Ah, the Superbowl, where the advertising inbetween the numerous stoppages is usually more captivating than the game itself (just seven minutes of actual movement in the average three-ish hour game, apparently). It's where big-time US advertisers still go to show-off and find millions of mainly male eyeballs. And, thankfully, the New York Times was nice enough to collect all of the rather expensive ads that were featured and pen some live blogommentary on such topics as men with no pants, controversial gay men who like Megan Fox, ironic Google searching, beer, abortion and male beauty products.
Who's it for: TV3 by the MediaWorks TV marketing and promotions teams
Why we like it: The success of The Block in previous seasons hinged largely on fans rooting for certain teams. So, when it came to unveiling the latest edition of the show, MediaWorks used a primetime TV slot on a Sunday night to give each of the four teams a quirky introduction.
Who's it for: VW by Colenso BBDO and Finch
Why we like it: In its first campaign since winning the VW account, Colenso uses a montage of crowd-sourced footage to consolidate the brand's position as the people's car. And looking at the footage, which features Kiwi families engaging with models across the VW range, it's difficult to fathom how the brand was once considered too stuffy, too expensive and too European for the New Zealand market.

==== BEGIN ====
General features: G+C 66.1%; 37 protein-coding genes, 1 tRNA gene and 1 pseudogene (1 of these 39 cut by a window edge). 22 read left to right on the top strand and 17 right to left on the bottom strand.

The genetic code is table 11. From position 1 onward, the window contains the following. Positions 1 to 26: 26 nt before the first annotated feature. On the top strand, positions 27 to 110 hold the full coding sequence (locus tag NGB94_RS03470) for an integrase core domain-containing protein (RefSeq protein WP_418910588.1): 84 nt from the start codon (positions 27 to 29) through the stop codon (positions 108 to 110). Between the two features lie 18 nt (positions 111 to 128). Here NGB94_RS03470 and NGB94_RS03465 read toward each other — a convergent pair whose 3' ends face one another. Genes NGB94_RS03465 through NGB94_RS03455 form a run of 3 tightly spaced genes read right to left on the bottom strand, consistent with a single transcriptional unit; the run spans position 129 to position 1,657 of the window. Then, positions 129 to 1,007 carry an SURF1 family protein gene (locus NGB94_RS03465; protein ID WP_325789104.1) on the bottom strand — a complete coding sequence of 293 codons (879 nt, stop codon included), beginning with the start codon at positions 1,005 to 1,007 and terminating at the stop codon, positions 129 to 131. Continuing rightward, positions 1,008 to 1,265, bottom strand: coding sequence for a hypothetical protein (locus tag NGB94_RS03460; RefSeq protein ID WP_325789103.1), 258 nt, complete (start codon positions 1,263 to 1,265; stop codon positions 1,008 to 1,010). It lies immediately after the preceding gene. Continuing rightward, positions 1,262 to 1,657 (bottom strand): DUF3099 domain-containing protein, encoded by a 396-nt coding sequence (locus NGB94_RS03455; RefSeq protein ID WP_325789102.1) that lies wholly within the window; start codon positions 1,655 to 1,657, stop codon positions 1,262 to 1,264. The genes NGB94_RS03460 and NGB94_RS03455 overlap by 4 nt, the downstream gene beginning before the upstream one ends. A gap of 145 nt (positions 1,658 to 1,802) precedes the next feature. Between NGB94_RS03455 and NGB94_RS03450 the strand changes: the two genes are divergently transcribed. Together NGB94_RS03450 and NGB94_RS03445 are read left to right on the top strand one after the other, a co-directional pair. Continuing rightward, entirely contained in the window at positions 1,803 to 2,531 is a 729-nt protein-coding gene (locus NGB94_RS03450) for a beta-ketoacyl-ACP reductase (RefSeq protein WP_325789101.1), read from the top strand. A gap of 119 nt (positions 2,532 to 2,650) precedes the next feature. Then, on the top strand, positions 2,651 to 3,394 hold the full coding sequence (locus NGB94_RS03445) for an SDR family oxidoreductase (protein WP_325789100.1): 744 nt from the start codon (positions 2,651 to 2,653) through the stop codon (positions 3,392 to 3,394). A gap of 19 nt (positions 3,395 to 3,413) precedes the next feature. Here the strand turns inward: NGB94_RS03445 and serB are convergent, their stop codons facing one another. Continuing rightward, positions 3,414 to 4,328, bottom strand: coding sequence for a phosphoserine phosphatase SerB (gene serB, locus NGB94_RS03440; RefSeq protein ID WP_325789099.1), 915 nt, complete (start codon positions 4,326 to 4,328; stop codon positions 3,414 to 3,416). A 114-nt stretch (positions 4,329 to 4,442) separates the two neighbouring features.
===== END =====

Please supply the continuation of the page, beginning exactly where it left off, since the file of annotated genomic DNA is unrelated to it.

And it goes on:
Who's it for: Honda by Apropos and Tailor Tailor
Why we like it: Honda shows off its Jazz colour range in a punchy spot that was produced specifically for the Kiwi market. And given that the company has recently partnered with MediaWorks for The Block, we're sure to see more of these hues in the coming months.
Who's it for: Lotto NZ by DDB and Finch
Why we like it: Winning doesn't always take a monetary form. Sometimes, it's delivered to your desk as a box of kittens. And while a simple scratch may not really turn your workload into kittens, Lotto NZ's latest spot uses this as a quirky premise to show that bit of finger-motion could lead to a shed load of cash.